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Priority setting in health care: should we ask the tax payer?

BMJ 2000; 320 doi: https://doi.org/10.1136/bmj.320.7250.1679 (Published 17 June 2000) Cite this as: BMJ 2000;320:1679
  1. David J Torgerson, senior research fellow,
  2. Toby Gosden, research fellow
  1. University of York
  2. University of Manchester

    It is popular and politically correct to involve the public in healthcare priority setting. But it may not necessarily be a good thing to involve it in rationing decisions.

    It is almost an article of faith among many United Kingdom health economists that a publicly funded and provided healthcare service is more efficient than if left to the free market. Several reasons sustain this view. An important one is the low level of knowledge by the potential healthcare consumer of the relative utility of a healthcare service with respect to its price—or in economists' jargon—informational asymmetry. Consumers tend to choose the most expensive procedure they can afford on the basis that the most costly will be the best. Hence, in the context of hip replacements consumers may choose the most expensive prosthesis in the belief that this must be better.

    Rationing is painful, complicated, and difficult

    This phenomenon partly explains the reason that the United States spends a much greater proportion of its gross national product on health care compared with other, less market oriented, healthcare systems. For example, public pressure has made 10 US states pass legal requirements that autologous stem cell support for patients with breast cancer should be available if requested. This is despite it being more expensive than conventional treatment and no more effective.

    By taking the healthcare purchasing decisions away from the consumer the NHS improves efficiency by allowing only those people with sufficient knowledge of health care to purchase effective (and occasionally cost effective) medicine on behalf of patients. Thus, doctors act for patients by assessing the therapeutic options available and advising the patient which is best.

    While the NHS may remedy some of the market's inefficiencies it is not without its problems. One weakness, which ascertaining the public's view seeks to address, is that provision of healthcare type is divorced from what people actually want. Thus, for example, doctors may not wish to provide a service so women can have home births because it is easier for them to let women have their babies in a maternity hospital. Similarly, the public may wish local general practitioners to provide unproven complementary medicine rather than spend their budgets on the cost effective vaccination of older people against influenza. While the NHS is accountable to the public through the electoral system this accountability is very muted as people rarely cast their votes solely on the basis of one issue.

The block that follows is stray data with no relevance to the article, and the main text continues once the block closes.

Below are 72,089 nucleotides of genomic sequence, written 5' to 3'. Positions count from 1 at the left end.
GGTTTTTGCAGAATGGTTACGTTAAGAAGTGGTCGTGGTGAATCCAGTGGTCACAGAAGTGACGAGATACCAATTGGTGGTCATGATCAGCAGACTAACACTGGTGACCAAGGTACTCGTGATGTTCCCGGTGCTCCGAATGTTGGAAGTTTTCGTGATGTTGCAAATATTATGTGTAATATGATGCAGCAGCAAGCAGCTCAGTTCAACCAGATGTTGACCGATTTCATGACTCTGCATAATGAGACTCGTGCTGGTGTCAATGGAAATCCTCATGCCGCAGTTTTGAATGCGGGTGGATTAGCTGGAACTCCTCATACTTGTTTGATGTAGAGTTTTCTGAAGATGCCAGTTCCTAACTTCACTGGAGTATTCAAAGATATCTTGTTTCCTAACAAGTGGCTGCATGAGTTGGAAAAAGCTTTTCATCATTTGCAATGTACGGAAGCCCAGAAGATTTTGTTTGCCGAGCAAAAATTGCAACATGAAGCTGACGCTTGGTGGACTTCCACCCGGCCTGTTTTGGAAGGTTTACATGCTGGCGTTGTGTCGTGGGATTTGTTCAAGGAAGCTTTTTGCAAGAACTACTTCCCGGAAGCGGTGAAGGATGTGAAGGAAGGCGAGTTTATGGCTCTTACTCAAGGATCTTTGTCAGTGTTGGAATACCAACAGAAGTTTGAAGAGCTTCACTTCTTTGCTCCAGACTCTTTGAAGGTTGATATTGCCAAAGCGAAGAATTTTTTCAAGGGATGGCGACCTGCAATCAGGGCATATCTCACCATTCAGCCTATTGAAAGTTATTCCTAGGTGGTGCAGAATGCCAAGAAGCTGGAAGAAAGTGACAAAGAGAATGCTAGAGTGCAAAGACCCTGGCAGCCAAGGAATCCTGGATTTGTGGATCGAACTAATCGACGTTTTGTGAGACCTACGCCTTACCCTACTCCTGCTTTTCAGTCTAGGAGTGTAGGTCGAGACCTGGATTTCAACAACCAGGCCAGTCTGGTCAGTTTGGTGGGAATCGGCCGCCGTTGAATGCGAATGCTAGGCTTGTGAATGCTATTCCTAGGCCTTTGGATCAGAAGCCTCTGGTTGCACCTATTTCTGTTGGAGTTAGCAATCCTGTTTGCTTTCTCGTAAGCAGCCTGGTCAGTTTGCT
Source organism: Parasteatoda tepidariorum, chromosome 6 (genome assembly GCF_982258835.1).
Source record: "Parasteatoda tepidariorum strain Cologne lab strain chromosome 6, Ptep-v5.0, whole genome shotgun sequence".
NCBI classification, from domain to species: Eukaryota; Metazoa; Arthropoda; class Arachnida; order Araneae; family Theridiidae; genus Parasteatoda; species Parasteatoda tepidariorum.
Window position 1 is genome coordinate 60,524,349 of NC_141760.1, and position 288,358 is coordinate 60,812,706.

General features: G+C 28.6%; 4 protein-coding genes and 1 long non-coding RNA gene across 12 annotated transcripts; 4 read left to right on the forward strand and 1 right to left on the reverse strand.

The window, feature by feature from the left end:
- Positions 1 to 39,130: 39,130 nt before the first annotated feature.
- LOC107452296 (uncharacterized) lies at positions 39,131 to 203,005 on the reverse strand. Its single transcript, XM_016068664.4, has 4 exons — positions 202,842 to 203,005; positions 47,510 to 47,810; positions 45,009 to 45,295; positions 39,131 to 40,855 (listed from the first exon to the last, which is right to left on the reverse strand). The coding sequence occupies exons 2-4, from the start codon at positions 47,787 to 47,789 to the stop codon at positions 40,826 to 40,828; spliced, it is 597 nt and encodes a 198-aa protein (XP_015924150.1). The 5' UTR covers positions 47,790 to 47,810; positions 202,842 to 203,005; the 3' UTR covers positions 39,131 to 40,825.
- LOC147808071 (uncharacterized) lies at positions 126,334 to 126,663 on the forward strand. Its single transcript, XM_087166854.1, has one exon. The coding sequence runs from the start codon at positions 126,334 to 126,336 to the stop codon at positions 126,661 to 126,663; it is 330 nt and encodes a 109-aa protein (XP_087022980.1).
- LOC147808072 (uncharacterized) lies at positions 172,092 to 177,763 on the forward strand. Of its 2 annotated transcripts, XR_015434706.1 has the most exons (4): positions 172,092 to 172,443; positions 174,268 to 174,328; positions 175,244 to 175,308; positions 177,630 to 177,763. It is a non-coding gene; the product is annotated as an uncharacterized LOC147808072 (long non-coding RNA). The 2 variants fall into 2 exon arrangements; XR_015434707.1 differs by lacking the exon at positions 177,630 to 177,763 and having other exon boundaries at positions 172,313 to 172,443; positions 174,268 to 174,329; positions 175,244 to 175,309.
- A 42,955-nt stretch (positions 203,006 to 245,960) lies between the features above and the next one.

The belief that ascertaining the public's view on resource allocation is efficient within a publicly funded service must rest on the following assumptions. Firstly, the public is incapable at an individual level to make efficient choices. Secondly, it possesses sufficient knowledge to ration health care on a population basis. The first assumption must hold otherwise the best way to make the health service responsive to the consumer is to abandon public healthcare provision and meet the equity objectives of the NHS by giving transfer payments (either in the form of cash payments or vouchers) to the poor and let people decide which health care to buy. Only if both these assumptions hold will it be possible by eliciting public perceptions to produce a more efficient healthcare service.

    On the other hand, if you assume that if people who cannot make an efficient choice about their own health care are also unlikely to be able to ration healthcare delivery to the population efficiently then we may end up with the worst of both worlds. Assuming the views of the public are actually used rather than seen to be used then the healthcare system could end up being as inefficient as one in the private market but without the relative freedom of choice a market offers. Thus, resources could be diverted into popular medical procedures that at best might be effective, but horrendously expensive, and at worst expensive and harmful.

    Rationing is painful, complicated, and difficult. Involving the public may result in inefficient use of resources. From the published surveys of public opinion on priority setting the results tend to be fairly predictable. Questionnaire surveys show that smokers, drug users, heavy drinkers, and the elderly should receive lower priority than other people. Clearly, if “local voices” give the wrong answer healthcare managers can ignore them. If this is the case the only inefficiency will be the money that is wasted soliciting public opinion.

    Footnotes

    • Competing interests None declared.

    • Funding The National Primary Care Research and Development Centre at the University of Manchester (TG) is funded by the Department of Health, but this articles does not express the views of the Department of Health. DJT is partially self funded from research grants and by the University of York.

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